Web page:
Published online by Cambridge University Press: 25 May 2019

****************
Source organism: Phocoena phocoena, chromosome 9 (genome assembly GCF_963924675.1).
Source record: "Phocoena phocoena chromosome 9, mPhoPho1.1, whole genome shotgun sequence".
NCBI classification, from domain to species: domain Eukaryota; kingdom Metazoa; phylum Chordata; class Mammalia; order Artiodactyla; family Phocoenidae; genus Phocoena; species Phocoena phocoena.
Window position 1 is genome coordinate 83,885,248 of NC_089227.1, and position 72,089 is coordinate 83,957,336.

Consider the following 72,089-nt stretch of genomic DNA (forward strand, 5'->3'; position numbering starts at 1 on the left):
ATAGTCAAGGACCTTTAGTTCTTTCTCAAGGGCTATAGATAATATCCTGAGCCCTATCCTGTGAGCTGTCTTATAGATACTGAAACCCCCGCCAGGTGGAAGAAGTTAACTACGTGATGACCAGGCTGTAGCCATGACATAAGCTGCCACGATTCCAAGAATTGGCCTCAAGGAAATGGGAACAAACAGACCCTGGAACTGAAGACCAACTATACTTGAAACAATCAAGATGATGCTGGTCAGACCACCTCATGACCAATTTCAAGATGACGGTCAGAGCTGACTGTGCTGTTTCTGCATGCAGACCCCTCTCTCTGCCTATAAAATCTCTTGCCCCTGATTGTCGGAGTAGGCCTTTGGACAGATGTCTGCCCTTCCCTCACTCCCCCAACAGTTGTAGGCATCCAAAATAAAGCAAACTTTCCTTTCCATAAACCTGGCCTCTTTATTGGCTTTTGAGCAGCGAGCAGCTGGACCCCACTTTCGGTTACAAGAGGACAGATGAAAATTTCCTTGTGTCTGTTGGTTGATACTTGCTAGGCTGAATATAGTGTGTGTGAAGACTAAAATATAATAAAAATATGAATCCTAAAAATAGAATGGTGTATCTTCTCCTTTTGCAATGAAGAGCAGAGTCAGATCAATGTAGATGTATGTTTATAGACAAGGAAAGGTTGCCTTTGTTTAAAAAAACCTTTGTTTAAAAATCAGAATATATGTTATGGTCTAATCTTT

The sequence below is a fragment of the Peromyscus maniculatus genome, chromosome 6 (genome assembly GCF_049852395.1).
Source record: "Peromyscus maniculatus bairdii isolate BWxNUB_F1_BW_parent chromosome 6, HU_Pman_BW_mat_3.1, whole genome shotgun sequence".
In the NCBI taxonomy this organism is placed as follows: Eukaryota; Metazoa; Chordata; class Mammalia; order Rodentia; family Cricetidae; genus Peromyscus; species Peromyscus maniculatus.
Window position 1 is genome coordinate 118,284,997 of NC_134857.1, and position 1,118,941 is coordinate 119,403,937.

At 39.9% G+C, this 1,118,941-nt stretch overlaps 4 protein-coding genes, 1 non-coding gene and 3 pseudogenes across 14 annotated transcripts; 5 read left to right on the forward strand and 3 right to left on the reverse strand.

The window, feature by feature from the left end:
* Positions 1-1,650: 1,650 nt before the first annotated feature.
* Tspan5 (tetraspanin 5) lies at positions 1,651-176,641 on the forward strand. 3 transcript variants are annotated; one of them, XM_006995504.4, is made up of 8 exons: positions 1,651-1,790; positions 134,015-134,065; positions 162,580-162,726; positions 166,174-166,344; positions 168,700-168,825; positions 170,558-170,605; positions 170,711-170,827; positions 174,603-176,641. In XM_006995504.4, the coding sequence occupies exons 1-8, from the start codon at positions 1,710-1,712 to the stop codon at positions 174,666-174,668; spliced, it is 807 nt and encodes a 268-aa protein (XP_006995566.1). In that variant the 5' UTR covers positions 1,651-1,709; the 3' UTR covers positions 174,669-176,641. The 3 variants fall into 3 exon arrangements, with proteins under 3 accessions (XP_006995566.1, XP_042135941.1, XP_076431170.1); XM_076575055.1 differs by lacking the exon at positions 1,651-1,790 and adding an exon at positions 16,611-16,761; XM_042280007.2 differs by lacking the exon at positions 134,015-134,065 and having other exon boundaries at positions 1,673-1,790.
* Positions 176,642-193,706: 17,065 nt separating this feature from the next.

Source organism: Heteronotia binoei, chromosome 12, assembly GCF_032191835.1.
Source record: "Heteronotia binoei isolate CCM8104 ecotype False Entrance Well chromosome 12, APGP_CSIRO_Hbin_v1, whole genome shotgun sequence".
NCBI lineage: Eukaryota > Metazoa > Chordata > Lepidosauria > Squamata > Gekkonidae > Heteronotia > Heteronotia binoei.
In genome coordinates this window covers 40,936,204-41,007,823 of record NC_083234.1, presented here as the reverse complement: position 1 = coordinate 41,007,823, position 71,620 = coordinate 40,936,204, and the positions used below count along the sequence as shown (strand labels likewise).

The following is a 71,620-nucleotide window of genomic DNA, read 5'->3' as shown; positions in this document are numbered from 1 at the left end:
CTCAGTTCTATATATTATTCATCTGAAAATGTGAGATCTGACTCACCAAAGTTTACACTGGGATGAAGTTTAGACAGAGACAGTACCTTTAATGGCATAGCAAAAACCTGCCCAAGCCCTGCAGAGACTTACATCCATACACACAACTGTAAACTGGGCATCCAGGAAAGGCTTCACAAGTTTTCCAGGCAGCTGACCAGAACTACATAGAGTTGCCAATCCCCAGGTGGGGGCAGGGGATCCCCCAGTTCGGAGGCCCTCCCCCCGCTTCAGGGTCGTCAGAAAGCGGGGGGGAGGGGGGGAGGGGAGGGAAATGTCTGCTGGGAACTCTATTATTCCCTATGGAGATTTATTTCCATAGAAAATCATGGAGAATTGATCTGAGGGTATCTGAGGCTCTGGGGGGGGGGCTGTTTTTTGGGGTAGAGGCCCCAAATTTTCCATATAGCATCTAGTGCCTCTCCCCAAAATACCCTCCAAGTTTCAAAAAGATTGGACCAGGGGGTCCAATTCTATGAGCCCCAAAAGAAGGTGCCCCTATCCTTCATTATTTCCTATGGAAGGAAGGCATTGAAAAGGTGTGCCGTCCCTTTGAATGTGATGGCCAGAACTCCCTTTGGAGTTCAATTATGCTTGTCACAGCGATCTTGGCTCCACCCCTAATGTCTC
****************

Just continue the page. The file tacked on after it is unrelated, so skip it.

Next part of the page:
Opinion polling suggests heightened public concern about the role of money in politics. Yet within the academic literature, there is little evidence that campaign contributions influence congressional roll call voting. This chapter makes use of the 1988–1992 Senate Study of the American National Election Studies and recent waves of the Cooperative Congressional Election Study to investigate the possibility of change over time in the relationship between individual donors’ preferences and senators’ votes on a set of recurring issues. The analyses reveal a significant association between donor opinion and roll call voting over the past decade but not in earlier years. Additionally, the findings suggest that the impact of donor opinion is greater as the electoral environment becomes more favorable to a senator’s reelection. The 1988–1992 electoral environments were typically competitive, however, contributing to the negligible overall effect of donor opinion in these years. This evidence of a conditional impact suggests that policy reforms could affect the relationship between contributions and policymaking.